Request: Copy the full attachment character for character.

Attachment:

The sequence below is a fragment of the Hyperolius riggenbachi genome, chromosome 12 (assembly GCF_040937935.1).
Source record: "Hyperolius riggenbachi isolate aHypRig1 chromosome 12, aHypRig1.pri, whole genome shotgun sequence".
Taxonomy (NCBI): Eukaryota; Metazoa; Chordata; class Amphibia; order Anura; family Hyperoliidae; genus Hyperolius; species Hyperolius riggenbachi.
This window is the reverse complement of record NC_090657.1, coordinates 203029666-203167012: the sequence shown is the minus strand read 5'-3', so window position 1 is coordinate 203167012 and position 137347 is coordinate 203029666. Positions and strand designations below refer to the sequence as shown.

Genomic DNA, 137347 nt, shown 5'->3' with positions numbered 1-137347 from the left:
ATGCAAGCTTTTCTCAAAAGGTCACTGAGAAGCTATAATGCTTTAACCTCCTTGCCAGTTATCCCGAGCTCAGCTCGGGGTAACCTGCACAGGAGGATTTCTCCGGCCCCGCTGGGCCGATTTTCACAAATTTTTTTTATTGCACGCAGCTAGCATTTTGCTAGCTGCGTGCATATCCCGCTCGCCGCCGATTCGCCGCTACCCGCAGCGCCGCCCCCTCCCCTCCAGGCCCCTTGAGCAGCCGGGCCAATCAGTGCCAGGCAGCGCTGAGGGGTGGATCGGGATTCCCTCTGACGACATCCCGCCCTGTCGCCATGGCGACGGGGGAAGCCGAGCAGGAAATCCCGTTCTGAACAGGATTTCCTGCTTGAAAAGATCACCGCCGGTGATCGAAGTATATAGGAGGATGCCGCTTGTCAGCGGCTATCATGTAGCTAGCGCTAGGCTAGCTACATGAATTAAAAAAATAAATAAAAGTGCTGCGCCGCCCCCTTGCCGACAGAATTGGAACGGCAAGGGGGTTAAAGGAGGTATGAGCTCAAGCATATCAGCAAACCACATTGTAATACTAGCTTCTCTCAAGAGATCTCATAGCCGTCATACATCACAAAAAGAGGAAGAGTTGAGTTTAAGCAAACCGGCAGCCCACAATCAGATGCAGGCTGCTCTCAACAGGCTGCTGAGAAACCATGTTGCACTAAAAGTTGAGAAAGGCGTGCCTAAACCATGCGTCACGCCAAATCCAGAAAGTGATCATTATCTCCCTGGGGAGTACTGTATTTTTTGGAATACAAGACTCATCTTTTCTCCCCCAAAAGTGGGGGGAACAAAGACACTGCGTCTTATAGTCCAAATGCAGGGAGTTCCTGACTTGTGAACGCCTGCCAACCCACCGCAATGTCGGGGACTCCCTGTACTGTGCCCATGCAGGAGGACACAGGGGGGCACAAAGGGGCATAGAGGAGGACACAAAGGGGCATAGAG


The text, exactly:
The sequence below is a fragment of the Hyperolius riggenbachi genome, chromosome 12 (assembly GCF_040937935.1).
Source record: "Hyperolius riggenbachi isolate aHypRig1 chromosome 12, aHypRig1.pri, whole genome shotgun sequence".
Taxonomy (NCBI): Eukaryota; Metazoa; Chordata; class Amphibia; order Anura; family Hyperoliidae; genus Hyperolius; species Hyperolius riggenbachi.
This window is the reverse complement of record NC_090657.1, coordinates 203029666-203167012: the sequence shown is the minus strand read 5'-3', so window position 1 is coordinate 203167012 and position 137347 is coordinate 203029666. Positions and strand designations below refer to the sequence as shown.

Genomic DNA, 137347 nt, shown 5'->3' with positions numbered 1-137347 from the left:
ATGCAAGCTTTTCTCAAAAGGTCACTGAGAAGCTATAATGCTTTAACCTCCTTGCCAGTTATCCCGAGCTCAGCTCGGGGTAACCTGCACAGGAGGATTTCTCCGGCCCCGCTGGGCCGATTTTCACAAATTTTTTTTATTGCACGCAGCTAGCATTTTGCTAGCTGCGTGCATATCCCGCTCGCCGCCGATTCGCCGCTACCCGCAGCGCCGCCCCCTCCCCTCCAGGCCCCTTGAGCAGCCGGGCCAATCAGTGCCAGGCAGCGCTGAGGGGTGGATCGGGATTCCCTCTGACGACATCCCGCCCTGTCGCCATGGCGACGGGGGAAGCCGAGCAGGAAATCCCGTTCTGAACAGGATTTCCTGCTTGAAAAGATCACCGCCGGTGATCGAAGTATATAGGAGGATGCCGCTTGTCAGCGGCTATCATGTAGCTAGCGCTAGGCTAGCTACATGAATTAAAAAAATAAATAAAAGTGCTGCGCCGCCCCCTTGCCGACAGAATTGGAACGGCAAGGGGGTTAAAGGAGGTATGAGCTCAAGCATATCAGCAAACCACATTGTAATACTAGCTTCTCTCAAGAGATCTCATAGCCGTCATACATCACAAAAAGAGGAAGAGTTGAGTTTAAGCAAACCGGCAGCCCACAATCAGATGCAGGCTGCTCTCAACAGGCTGCTGAGAAACCATGTTGCACTAAAAGTTGAGAAAGGCGTGCCTAAACCATGCGTCACGCCAAATCCAGAAAGTGATCATTATCTCCCTGGGGAGTACTGTATTTTTTGGAATACAAGACTCATCTTTTCTCCCCCAAAAGTGGGGGGAACAAAGACACTGCGTCTTATAGTCCAAATGCAGGGAGTTCCTGACTTGTGAACGCCTGCCAACCCACCGCAATGTCGGGGACTCCCTGTACTGTGCCCATGCAGGAGGACACAGGGGGGCACAAAGGGGCATAGAGGAGGACACAAAGGGGCATAGAG